After a day trip to Oswego, it’s obvious that every member of a community serves as an ambassador for visitors
by Chris Clemens
It was 8:06 when I started the car and pulled away from the lot next to Rudy’s. Like most summer nights, a collection of folks had parked at the Lake Ontario shore for the famous Oswego sunset. Each of our cars were beginning to leave as the show ended.
Jimi Hendrix wandered through “The Wind Cries Mary” on the first few miles of my drive home. I half tuned in to his guitar while I thought back to a conversation from earlier in the week.
During an interview on the WAYO 104.3 radio show “The Last Word”, I was asked how I researched what was written on Exploring Upstate. Did I choose a story and then go see a place to tell that story? Or, did I just show up and figure out the story later?
Over the top of Hendrix’s fuzzy, overdubbed melodies I realized I now had to change my answer.
I was in Oswego to visit a couple specific things that day. Originally, I was going to talk about visiting the Maritime Museum and the lighthouse–that was the goal. Then, I thought maybe I’d talk about the revitalization initiative. Money from Governor Cuomo’s NYS DRI grant has been fueling new projects around the city and it’s pretty cool.
You’ll probably see stories about those things soon because they’re awesome. But, I realized the story I drove away with was way different from all of those.
People Come To Oswego From All Over
It probably started with Mary, who was working the gift shop at Fort Ontario when I visited in the morning. She told me about a list she kept of locations that visitors to the fort had come from. At a historical site like this, it totally makes sense to see people from the surrounding region. Except her list included people from Newfoundland and even some countries over seas.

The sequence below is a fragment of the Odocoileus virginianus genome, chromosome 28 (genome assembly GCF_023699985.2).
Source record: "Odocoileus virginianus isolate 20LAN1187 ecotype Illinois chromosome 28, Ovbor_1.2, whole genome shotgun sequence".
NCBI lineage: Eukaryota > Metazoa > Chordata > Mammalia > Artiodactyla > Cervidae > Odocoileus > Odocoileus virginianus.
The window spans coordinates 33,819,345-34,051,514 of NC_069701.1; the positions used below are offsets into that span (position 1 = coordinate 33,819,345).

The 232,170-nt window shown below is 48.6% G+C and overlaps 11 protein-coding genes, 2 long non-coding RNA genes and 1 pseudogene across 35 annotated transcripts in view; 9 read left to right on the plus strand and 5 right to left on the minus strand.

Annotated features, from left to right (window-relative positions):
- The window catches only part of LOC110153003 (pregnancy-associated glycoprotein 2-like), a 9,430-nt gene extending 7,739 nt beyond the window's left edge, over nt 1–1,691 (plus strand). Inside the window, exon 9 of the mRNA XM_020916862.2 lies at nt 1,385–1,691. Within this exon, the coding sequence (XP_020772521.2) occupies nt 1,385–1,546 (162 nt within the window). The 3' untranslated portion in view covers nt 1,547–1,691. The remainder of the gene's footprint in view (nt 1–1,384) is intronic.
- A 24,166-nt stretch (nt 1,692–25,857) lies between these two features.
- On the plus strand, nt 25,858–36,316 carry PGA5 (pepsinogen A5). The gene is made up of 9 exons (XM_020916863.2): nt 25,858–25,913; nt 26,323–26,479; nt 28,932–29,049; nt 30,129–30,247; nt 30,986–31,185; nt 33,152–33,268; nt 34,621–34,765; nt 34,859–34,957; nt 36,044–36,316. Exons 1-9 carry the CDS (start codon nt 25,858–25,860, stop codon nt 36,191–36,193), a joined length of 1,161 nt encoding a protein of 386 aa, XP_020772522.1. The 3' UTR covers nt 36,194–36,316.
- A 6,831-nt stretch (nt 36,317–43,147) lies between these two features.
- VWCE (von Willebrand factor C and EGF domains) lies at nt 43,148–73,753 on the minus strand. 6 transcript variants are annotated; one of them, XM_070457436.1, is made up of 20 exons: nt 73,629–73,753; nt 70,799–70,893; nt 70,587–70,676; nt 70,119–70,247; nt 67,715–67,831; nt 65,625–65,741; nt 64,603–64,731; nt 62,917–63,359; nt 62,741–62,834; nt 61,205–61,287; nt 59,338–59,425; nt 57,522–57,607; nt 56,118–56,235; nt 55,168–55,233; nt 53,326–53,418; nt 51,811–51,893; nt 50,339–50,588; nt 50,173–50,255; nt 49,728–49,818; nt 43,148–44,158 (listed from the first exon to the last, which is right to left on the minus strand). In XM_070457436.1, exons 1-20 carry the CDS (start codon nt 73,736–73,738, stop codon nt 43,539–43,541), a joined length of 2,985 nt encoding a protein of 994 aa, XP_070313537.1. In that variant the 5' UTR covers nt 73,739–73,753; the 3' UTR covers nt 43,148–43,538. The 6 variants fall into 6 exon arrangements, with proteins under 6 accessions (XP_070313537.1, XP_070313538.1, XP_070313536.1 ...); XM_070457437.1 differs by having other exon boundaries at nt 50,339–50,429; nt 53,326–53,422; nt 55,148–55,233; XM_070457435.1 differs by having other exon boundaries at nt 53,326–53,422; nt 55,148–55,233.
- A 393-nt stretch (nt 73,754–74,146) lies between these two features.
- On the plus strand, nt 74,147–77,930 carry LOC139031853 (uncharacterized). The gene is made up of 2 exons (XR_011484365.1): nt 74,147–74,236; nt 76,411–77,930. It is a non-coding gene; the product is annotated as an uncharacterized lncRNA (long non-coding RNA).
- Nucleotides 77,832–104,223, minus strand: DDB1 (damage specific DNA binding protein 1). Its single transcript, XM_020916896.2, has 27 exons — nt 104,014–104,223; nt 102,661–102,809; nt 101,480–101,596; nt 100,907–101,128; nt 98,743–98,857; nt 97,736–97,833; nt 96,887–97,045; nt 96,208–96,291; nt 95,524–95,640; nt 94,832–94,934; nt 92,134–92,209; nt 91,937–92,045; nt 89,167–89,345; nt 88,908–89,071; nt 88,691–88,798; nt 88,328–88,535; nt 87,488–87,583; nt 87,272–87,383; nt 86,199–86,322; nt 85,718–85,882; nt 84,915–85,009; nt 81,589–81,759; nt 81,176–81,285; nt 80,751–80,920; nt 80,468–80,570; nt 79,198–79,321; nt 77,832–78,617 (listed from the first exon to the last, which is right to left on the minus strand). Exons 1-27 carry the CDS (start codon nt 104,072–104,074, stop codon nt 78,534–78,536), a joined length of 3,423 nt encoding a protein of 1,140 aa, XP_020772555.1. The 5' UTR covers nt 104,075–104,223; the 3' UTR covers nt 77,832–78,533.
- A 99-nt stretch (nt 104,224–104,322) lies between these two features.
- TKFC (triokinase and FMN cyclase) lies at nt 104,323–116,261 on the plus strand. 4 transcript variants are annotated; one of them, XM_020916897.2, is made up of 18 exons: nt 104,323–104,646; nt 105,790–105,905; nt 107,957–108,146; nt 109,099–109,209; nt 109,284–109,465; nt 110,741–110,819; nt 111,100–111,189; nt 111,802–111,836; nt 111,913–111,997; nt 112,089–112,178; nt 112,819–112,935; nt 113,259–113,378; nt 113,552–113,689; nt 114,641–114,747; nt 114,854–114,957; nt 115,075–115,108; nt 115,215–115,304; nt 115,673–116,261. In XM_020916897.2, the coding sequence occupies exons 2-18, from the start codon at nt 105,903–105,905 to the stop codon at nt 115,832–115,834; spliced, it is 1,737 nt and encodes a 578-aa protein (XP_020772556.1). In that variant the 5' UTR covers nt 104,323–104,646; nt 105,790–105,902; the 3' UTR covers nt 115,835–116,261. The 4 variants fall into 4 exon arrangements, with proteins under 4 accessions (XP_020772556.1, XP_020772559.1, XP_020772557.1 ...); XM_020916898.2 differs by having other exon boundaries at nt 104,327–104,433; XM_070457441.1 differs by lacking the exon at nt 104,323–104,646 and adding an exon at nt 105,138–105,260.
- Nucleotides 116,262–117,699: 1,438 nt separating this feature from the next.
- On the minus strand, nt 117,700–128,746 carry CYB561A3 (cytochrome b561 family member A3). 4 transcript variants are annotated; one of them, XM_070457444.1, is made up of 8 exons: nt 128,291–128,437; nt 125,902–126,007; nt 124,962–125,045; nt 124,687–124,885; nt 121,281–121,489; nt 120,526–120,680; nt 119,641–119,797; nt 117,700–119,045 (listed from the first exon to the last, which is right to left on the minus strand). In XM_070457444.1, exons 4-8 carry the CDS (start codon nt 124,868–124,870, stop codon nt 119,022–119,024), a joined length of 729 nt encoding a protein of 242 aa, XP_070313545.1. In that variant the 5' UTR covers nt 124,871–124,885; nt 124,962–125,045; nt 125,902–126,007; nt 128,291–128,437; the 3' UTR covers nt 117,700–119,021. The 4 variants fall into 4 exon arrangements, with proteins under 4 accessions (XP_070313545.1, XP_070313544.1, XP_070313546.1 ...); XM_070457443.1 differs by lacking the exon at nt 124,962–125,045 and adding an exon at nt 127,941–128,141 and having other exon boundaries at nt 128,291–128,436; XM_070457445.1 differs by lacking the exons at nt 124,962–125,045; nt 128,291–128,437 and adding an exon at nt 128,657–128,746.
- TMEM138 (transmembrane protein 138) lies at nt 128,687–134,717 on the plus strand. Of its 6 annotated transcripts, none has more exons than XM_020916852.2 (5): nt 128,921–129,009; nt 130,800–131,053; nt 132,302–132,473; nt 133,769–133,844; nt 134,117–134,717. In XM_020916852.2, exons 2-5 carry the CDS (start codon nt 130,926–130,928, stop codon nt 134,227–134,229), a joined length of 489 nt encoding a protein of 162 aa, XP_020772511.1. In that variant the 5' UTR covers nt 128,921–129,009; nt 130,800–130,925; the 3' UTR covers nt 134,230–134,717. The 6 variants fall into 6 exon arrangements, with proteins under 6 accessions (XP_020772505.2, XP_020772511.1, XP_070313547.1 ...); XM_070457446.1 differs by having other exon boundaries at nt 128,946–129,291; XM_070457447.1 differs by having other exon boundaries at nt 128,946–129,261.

Think about it quick: Could you spot Newfoundland on an unlabeled map? Because people who live there were visiting Oswego this summer–for pleasure. That’s important for a few reasons.
After lunch I was walking along the West Side of the canal and checking out the Springboard Mural project. It’s a really, really cool collection of murals painted by young people in Oswego County. A woman and her son were walking by and taking photos, and I asked if one of the murals was his. Mom answered and said they were just visiting from Canada and only happened to see them.
A visitor to Oswego was now walking the water’s edge viewing and taking photos of murals. Before the project’s installation, it was simply a grey, concrete walkway. Now, it’s a vibrant community place where people visit and engage.
I wandered into 3 Sisters Gifts on West 2nd Street just because. There was no particular reason other than that I happened to be walking by and thought I’d take a look. I chatted with Lisa, who told me her daughter just recently opened the shop. She mentioned that just in the last few years, community leadership in Oswego has managed to have such a positive impact on the city, that small businesses are gaining confidence in the vitality of the downtown corridor. Maybe it was because I had a camera in tow and looked like a tourist, but Lisa was super friendly and happy to chat for the few minutes I imposed.
During some part of the day I ended up with a headache and stepped into Wayne Drug on Main Street. Sam was working and helped me find the Advil, but we got chatting about his move from Burlington over to Oswego. It was a much different place to live, but he was really liking it–and it showed.